When Sagan and his colleagues aimed Galileo at Earth, they invented a scientific framework for searching for signs of life on these other worlds. Since then, this framework has pervaded every exploration of such biosignatures. Kaltenegger still passes Sagan’s paper on to his students and teaches them how to do it. She tells them that life is the last inference drawn, not the first, when one sees something unusual on another planet. Extraordinary claims require extraordinary evidence.
The perfect combination for life
This lesson could not be more important today, as scientists stand on the precipice of potentially revolutionary and perhaps monumentally disruptive discoveries made by the powerful James Webb Space Telescope (JWST). . The telescope has just begun remotely probing the atmospheres of dozens of exoplanets, looking for the same kind of chemical imbalances that Galileo found in Earth’s atmosphere. Early hints of biosignatures that may lead scientists and the public astray are already emerging.
For example, JWST sniffed out methane in the atmosphere of at least one planet. That gas is a strong signature of life on Earth, but it can also come from volcanoes without requiring life. Oxygen has attracted the attention of scientists because it is mostly produced by life forms on Earth, but it can also be formed when light breaks down molecules of water and carbon dioxide. Finding the right combination of methane and oxygen could indicate the existence of life on another planet, but that world would need to be located in a temperate zone that’s neither too hot nor too cold. Finding the right combination of life-sustaining ingredients in a life-friendly environment is difficult, Kaltenegger said.
The same is true for other interesting mixtures of atmospheric gases. Just last month, astronomers studying JWST data reported finding methane and carbon dioxide in the atmosphere of a large exoplanet called K2-18 b. They suggested that the planet may have oceans of water covering its surface and hinted at intriguing detections of dimethyl sulfide, a compound that comes from phytoplankton and other organisms on Earth.6.
The headlines were all over the place, with news articles floating around about possible signs of life on K2-18 b. Never mind that the presence of dimethyl sulfide is reported with low confidence and requires further verification. It’s not like water hasn’t actually been detected on Earth either. And even if water were present, it could be deep enough in the ocean to thwart all geological activity that could sustain a temperate atmosphere.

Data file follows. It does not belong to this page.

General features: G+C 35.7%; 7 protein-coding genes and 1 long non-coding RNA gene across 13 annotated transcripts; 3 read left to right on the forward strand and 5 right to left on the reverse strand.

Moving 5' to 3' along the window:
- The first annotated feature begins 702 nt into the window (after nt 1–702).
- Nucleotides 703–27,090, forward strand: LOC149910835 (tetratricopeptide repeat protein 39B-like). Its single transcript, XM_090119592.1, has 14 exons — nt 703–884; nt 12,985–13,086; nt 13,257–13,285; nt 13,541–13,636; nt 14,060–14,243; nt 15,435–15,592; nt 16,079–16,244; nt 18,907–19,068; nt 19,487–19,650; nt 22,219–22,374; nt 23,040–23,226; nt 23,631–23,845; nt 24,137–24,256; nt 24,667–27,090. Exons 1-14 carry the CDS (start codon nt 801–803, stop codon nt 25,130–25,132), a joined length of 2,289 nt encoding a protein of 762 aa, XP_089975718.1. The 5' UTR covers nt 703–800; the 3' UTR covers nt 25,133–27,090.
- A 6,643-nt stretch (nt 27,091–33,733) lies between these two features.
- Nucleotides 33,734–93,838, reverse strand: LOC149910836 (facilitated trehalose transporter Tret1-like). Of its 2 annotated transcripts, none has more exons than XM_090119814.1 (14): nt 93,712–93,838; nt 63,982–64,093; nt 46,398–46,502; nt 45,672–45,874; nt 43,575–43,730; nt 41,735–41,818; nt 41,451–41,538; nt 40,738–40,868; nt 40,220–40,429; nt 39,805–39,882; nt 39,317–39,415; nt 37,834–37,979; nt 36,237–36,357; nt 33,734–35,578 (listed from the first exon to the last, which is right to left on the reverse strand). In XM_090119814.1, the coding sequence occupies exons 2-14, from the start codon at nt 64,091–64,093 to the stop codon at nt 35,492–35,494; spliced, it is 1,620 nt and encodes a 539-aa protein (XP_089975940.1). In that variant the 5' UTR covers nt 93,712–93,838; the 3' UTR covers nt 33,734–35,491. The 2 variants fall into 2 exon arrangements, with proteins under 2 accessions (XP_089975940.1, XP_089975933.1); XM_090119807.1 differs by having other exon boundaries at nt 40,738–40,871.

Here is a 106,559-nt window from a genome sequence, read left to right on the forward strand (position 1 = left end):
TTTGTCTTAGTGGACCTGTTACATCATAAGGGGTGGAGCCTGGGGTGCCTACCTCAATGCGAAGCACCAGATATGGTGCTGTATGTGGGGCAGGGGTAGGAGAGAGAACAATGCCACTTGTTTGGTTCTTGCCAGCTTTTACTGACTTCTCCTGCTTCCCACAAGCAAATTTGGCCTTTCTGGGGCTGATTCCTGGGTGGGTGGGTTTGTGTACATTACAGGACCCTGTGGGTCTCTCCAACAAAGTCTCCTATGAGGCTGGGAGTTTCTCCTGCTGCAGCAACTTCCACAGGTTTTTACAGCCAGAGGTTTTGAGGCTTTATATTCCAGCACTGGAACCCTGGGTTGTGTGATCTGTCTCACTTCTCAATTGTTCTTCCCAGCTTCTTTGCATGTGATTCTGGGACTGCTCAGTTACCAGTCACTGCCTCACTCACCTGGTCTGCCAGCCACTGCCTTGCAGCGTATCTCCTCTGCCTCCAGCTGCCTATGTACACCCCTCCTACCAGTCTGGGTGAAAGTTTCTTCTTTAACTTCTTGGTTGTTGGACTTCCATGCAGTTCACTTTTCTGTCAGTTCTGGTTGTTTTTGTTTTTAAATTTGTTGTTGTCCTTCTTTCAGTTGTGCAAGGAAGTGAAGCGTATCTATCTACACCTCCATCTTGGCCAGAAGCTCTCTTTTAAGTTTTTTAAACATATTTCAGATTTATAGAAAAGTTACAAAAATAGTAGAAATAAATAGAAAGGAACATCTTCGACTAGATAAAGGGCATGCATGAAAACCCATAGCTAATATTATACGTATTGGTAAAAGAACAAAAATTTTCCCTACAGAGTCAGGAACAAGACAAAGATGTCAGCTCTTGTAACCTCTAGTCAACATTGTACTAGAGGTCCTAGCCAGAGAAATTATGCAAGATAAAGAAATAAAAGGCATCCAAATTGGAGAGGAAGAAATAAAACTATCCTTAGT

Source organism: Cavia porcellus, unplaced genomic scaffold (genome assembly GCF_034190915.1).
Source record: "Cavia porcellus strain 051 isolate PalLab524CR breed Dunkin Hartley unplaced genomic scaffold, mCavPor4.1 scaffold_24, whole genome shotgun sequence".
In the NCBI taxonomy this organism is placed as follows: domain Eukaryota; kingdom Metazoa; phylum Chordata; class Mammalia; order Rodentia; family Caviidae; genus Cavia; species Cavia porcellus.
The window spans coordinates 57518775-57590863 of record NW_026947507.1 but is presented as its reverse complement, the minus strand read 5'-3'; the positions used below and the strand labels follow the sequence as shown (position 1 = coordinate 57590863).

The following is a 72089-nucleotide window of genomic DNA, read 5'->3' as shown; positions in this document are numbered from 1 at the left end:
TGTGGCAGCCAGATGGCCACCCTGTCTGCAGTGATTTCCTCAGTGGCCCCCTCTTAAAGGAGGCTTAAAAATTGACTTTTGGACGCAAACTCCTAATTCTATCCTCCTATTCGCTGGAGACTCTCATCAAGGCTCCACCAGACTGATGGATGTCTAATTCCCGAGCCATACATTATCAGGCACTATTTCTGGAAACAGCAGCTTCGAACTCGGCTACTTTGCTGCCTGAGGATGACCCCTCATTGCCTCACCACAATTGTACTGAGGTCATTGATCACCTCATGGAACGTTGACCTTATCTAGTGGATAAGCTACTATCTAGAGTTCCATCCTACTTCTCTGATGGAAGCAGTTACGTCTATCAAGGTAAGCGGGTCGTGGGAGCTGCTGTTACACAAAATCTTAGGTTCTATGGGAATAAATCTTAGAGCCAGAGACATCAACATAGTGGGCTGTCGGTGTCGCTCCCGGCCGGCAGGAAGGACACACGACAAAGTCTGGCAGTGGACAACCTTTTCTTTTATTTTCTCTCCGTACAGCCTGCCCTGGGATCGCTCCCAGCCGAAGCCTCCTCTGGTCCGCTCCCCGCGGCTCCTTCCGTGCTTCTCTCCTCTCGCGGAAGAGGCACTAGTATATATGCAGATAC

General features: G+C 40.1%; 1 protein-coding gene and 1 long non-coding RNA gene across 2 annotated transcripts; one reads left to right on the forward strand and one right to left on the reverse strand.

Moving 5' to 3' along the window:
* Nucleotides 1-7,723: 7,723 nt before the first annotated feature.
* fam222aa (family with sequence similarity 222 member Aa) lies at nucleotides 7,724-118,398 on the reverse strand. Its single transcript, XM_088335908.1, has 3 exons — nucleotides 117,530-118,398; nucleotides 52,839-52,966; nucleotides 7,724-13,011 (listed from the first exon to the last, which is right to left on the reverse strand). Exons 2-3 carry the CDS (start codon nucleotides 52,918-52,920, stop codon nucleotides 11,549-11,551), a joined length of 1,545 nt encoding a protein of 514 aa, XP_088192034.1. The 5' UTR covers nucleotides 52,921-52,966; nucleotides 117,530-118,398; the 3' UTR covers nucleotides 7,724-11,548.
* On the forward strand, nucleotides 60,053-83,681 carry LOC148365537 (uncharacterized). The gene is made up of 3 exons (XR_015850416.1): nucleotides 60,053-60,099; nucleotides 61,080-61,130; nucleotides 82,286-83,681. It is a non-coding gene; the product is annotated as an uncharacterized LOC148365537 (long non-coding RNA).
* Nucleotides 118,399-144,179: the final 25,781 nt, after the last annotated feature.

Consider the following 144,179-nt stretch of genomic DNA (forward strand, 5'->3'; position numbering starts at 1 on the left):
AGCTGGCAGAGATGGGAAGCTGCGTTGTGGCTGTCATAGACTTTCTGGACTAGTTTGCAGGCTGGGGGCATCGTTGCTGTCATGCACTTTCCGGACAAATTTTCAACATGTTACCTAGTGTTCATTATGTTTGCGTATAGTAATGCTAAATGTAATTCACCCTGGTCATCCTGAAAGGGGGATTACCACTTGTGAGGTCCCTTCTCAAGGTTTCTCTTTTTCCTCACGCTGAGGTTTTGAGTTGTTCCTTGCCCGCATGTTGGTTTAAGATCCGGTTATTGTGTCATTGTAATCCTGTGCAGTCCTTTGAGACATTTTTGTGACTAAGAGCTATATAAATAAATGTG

Such challenges led former NASA chief scientist Jim Green to propose a framework in 2021 for how to report evidence of extraterrestrial life.7. For example, he argues that a progressive scale from 1 to 7 could help convey the level of evidence for life in a particular discovery. Maybe you’re receiving signals that could be due to biological activity. It’s just something on the scale. To reach Level 7 and prove a true discovery of extraterrestrial life, many more steps must be taken, such as ruling out contamination and obtaining independent evidence of the strength of the signal. there is.
It can take a long time. Telescopes may sniff out interesting molecules, and scientists will debate them. Another telescope may be built to elucidate the observational situation. Each brick of evidence is laid on top of another, and each layer of mortar must be mixed with the arguments, skepticism, and agnosticism of so many scientists. And it is the assumption that life on other worlds is similar to life on Earth, an assumption underlying the conclusions drawn from Galileo’s observations. “The uncertainty could last for years or even decades,” Grinspoon said. Sagan, who died in 1996, would have loved it.
The same year that Galileo observed Earth, Sagan persuaded NASA to point another spacecraft in a direction that NASA had not planned. As Voyager 1 passed Neptune on its way out of the solar system, it returned its camera to Earth and photographed a tiny dot glowing in the sun’s rays.this is Iconic pale blue dot image Sagan began to reflect on this in his 1994 book. pale blue dot: “This is it. That’s home. That’s who we are.”
Its fragile, glowing pixels have reshaped the way humanity visualizes its place in the universe. Kaltenegger said the same goes for using Galileo to search for life on Earth. “This is a way to use pale blue dots to provide a template for searching for life on other planets.”